Standardized tests are not the end-all of intelligence

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By Aliyah Binford | Reporter

Taking tests is actually very difficult for me. For those who completely understand what I’m saying — which I’m sure is many — then this piece is for you. Standardized tests get more difficult the older you get; whether it’s reading, writing or math, they continuously get harder. I can study for a test for days and understand the material, but when it comes time to take the test, my mind goes completely blank, and it’s as if I have short-term memory loss.

Between 40% and 60% of college students suffer from test anxiety, and I’m a part of that group. There is so much stress that goes into taking a test, and if I do poorly, then teachers interpret it as me not knowing the material or not being as smart as my peers. Think about it from the perspective of a student for a second. Your teacher tells you that you must take a test — one you might have even taken already earlier in the year — to measure your growth. How much you grow determines what classes you will be placed in next year and, whether the teacher says it or not, the opportunities you will have in the future. How would you feel if you were that student?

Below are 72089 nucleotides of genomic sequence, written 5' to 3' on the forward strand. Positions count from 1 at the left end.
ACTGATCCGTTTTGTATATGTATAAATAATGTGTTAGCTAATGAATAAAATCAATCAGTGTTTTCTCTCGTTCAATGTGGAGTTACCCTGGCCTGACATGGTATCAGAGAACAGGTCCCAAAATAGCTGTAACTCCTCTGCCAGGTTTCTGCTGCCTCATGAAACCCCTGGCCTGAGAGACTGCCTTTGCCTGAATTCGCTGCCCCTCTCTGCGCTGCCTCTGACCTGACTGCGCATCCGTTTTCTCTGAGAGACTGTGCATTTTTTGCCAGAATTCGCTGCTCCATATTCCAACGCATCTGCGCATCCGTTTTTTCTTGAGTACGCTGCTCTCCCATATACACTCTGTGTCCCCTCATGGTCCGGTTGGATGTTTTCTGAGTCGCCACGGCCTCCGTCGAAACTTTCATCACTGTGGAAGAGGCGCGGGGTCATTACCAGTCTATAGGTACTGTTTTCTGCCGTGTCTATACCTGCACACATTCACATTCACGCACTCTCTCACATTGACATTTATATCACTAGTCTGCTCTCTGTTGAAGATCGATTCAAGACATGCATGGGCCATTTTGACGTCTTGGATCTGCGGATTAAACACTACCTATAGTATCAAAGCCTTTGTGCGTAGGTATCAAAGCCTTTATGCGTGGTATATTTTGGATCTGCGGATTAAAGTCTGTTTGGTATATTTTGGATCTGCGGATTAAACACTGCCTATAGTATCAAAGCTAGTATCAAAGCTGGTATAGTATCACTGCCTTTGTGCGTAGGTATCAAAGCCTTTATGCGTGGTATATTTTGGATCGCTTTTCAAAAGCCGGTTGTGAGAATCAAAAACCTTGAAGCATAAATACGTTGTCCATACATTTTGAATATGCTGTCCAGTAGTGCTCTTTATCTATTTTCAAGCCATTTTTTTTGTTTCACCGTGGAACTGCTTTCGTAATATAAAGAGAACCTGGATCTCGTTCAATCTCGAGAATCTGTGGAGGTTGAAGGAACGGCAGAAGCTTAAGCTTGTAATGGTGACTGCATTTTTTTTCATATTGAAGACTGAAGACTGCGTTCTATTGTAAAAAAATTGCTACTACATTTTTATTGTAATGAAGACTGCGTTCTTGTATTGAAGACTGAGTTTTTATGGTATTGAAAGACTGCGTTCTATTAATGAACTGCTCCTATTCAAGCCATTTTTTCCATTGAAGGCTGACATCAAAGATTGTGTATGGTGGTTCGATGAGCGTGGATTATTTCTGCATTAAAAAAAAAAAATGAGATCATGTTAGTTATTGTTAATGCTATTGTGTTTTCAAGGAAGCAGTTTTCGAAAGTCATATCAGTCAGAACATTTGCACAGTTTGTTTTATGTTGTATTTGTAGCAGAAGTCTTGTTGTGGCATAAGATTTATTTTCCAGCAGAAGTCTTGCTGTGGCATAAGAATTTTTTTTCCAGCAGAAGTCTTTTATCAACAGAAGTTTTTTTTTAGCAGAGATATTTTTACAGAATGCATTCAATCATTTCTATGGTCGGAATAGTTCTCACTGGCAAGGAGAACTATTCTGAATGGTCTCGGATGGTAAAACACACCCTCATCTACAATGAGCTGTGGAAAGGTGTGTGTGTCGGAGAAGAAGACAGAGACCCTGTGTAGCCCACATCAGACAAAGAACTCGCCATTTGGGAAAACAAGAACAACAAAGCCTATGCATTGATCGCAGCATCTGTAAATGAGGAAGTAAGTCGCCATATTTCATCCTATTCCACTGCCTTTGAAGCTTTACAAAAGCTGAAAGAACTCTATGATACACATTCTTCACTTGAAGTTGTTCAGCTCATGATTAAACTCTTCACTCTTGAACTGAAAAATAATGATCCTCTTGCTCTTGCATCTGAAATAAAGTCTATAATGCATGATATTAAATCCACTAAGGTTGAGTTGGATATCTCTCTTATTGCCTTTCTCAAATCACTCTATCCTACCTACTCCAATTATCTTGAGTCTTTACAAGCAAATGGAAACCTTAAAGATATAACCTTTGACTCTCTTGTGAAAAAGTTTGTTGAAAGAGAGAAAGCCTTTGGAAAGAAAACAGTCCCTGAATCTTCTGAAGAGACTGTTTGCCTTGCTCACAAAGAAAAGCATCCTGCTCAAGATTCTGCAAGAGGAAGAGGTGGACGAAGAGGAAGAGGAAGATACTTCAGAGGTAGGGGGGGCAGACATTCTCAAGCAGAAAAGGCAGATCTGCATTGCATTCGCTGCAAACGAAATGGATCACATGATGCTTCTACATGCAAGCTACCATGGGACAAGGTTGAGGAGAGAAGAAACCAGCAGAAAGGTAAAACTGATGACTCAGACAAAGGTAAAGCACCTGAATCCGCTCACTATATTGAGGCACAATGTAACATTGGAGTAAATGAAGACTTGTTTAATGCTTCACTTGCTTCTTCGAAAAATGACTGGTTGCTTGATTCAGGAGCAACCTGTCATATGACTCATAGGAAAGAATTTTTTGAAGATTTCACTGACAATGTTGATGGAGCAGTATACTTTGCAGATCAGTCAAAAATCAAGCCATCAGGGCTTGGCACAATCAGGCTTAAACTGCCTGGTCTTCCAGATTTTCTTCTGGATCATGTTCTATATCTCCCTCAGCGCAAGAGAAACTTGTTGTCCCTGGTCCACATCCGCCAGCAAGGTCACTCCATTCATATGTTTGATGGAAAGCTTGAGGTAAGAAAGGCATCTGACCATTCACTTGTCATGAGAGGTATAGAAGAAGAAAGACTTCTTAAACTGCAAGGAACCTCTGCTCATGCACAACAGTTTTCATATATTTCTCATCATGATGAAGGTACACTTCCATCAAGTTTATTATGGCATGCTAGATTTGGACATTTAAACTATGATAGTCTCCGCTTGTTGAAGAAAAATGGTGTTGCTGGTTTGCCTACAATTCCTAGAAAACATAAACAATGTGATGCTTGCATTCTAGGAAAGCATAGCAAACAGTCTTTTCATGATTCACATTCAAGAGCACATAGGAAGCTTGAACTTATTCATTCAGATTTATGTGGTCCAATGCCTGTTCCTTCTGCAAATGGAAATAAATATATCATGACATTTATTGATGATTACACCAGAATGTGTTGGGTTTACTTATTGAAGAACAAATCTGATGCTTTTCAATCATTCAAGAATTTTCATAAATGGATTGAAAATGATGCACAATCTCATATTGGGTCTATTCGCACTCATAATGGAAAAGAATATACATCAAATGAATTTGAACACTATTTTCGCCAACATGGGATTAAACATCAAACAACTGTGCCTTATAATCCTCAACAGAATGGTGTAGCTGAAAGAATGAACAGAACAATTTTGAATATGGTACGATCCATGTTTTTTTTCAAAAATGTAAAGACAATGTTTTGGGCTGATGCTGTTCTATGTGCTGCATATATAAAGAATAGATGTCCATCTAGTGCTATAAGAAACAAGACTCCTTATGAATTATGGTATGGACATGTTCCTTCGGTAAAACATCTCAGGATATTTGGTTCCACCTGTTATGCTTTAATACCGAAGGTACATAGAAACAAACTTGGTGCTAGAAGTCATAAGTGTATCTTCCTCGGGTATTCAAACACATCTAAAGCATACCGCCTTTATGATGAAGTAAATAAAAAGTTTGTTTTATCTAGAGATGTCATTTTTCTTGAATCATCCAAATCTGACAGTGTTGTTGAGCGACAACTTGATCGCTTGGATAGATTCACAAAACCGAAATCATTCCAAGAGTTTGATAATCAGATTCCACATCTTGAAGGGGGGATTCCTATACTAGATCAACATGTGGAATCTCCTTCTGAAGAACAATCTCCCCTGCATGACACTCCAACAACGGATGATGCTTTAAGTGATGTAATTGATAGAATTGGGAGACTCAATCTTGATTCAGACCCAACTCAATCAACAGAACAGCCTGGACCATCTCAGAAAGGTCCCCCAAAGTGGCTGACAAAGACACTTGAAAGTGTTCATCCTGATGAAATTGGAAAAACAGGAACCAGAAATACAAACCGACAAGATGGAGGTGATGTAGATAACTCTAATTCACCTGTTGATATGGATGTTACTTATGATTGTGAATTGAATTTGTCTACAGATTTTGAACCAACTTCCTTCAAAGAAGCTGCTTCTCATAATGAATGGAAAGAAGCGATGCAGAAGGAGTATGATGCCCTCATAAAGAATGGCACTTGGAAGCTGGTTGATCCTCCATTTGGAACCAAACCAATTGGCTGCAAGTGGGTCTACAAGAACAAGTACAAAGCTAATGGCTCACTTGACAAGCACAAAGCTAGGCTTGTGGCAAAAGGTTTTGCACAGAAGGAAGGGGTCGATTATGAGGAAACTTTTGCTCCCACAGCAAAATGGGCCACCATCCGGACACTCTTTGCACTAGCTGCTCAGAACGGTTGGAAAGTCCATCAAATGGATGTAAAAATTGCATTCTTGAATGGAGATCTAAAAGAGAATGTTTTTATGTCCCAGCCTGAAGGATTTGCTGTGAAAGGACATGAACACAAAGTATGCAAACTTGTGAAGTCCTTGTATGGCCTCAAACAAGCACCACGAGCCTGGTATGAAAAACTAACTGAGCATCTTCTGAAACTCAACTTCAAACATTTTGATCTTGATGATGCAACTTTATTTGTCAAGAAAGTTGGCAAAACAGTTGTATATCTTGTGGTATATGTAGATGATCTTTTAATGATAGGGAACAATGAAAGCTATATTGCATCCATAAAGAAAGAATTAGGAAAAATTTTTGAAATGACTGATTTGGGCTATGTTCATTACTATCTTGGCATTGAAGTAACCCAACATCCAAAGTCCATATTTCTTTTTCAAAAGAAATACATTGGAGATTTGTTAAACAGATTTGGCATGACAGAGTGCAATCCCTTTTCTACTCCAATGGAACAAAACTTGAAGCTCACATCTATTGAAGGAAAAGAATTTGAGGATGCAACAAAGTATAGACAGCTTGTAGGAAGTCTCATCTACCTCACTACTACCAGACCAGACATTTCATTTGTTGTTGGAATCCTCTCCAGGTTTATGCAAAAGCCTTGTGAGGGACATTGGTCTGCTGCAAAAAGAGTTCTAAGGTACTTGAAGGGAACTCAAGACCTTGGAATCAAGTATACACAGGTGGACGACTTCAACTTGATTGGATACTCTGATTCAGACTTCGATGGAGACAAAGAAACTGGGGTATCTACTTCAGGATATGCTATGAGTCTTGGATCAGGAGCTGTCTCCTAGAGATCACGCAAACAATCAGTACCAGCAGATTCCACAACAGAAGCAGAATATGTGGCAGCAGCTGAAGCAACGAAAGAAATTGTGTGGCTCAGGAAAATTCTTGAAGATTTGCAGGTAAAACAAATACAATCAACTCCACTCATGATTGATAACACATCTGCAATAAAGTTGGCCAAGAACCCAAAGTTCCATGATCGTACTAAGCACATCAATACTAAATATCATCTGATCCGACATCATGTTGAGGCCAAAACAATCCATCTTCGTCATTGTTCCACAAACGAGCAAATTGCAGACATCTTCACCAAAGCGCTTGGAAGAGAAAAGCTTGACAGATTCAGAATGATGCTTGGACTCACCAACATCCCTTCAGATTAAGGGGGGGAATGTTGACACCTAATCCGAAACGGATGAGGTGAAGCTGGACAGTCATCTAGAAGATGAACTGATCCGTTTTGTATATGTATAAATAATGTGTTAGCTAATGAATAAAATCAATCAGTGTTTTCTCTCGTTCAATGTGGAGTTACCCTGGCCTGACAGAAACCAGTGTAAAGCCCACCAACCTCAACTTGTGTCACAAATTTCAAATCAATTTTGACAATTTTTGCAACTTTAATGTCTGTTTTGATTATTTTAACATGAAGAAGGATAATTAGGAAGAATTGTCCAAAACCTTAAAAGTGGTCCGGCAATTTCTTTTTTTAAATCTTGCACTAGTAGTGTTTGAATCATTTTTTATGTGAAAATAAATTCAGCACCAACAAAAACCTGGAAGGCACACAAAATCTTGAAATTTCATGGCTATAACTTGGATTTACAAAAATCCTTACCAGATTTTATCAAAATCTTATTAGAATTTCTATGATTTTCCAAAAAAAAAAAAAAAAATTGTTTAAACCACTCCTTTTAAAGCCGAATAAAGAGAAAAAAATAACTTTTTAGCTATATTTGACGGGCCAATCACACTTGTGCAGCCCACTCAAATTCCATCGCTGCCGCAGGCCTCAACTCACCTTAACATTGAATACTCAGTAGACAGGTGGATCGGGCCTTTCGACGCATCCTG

I could be the smartest person in the room, but because I scored low on a test, I am instantly dropped to a lower category, which makes absolutely no sense to me. I understand that we need consistent measures of progress for students in terms of math, reading, science and social studies. However, scoring low in these topics should not be the only resource that teachers and school facilities turn to before they tell me that I am slow or not smart. Many people are street smart, not book smart. I grew up learning street rules and how to be an adult in our dog-eat-dog world, so when I got to school here at Baylor, I struggled immensely, even in topics I understand well — all because schools feel the need to make things as difficult as possible for students, when at the end of the day, it makes me feel scared instead of giving me confidence for real life.

The problem is that standardized tests aren’t an accurate measure of the quality of a student’s education or even of a student’s intellect. To me, you can determine a person’s intelligence by giving them real-world problems and seeing how they get through them. You can be smart and still struggle with school. There are many famous people who did not make it through school and still did amazing in life, such as scientist, inventor and Founding Father Benjamin Franklin, who dropped out as a 10-year-old to help his family. So, why do schools push kids to take tests, judge them for not doing well and assume they are not smart? I believe everyone is smart in their own way, and schools should not put people in lower categories based on these sorts of results.

Test anxiety is a real thing. Standardized tests are not important enough to decide whether you will struggle in life. How you will succeed in life is up to you, and I believe I will succeed with ease, even if I struggle with tests that, to me, are pointless.